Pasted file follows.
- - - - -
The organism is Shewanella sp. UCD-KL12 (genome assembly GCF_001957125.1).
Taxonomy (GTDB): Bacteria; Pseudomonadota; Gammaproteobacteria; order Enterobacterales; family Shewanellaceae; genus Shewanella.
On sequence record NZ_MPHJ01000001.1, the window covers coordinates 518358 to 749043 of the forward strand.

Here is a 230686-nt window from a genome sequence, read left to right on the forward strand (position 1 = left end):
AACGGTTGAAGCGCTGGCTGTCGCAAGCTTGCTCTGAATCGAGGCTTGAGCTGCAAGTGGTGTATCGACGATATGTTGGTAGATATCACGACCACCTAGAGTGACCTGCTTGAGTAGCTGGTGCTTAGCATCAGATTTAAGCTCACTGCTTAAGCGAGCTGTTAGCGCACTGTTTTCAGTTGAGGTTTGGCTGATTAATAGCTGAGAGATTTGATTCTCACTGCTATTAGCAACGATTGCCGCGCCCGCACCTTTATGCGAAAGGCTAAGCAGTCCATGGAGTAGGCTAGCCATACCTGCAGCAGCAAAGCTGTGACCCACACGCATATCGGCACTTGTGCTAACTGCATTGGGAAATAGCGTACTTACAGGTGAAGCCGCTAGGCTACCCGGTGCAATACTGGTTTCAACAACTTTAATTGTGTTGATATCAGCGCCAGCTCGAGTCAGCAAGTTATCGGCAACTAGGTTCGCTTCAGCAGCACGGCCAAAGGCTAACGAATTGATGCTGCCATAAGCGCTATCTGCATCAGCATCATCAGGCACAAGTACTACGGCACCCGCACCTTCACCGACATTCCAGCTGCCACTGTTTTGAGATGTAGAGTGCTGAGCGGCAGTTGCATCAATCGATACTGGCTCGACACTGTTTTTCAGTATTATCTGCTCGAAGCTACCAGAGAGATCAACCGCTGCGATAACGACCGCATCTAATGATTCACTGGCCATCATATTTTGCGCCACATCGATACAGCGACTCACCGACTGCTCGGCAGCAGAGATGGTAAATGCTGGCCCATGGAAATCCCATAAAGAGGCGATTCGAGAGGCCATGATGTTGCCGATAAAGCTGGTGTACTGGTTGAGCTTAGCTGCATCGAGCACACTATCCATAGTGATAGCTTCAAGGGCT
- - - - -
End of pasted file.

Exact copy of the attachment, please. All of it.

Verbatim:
The organism is Shewanella sp. UCD-KL12 (genome assembly GCF_001957125.1).
Taxonomy (GTDB): Bacteria; Pseudomonadota; Gammaproteobacteria; order Enterobacterales; family Shewanellaceae; genus Shewanella.
On sequence record NZ_MPHJ01000001.1, the window covers coordinates 518358 to 749043 of the forward strand.

Here is a 230686-nt window from a genome sequence, read left to right on the forward strand (position 1 = left end):
AACGGTTGAAGCGCTGGCTGTCGCAAGCTTGCTCTGAATCGAGGCTTGAGCTGCAAGTGGTGTATCGACGATATGTTGGTAGATATCACGACCACCTAGAGTGACCTGCTTGAGTAGCTGGTGCTTAGCATCAGATTTAAGCTCACTGCTTAAGCGAGCTGTTAGCGCACTGTTTTCAGTTGAGGTTTGGCTGATTAATAGCTGAGAGATTTGATTCTCACTGCTATTAGCAACGATTGCCGCGCCCGCACCTTTATGCGAAAGGCTAAGCAGTCCATGGAGTAGGCTAGCCATACCTGCAGCAGCAAAGCTGTGACCCACACGCATATCGGCACTTGTGCTAACTGCATTGGGAAATAGCGTACTTACAGGTGAAGCCGCTAGGCTACCCGGTGCAATACTGGTTTCAACAACTTTAATTGTGTTGATATCAGCGCCAGCTCGAGTCAGCAAGTTATCGGCAACTAGGTTCGCTTCAGCAGCACGGCCAAAGGCTAACGAATTGATGCTGCCATAAGCGCTATCTGCATCAGCATCATCAGGCACAAGTACTACGGCACCCGCACCTTCACCGACATTCCAGCTGCCACTGTTTTGAGATGTAGAGTGCTGAGCGGCAGTTGCATCAATCGATACTGGCTCGACACTGTTTTTCAGTATTATCTGCTCGAAGCTACCAGAGAGATCAACCGCTGCGATAACGACCGCATCTAATGATTCACTGGCCATCATATTTTGCGCCACATCGATACAGCGACTCACCGACTGCTCGGCAGCAGAGATGGTAAATGCTGGCCCATGGAAATCCCATAAAGAGGCGATTCGAGAGGCCATGATGTTGCCGATAAAGCTGGTGTACTGGTTGAGCTTAGCTGCATCGAGCACACTATCCATAGTGATAGCTTCAAGGGCT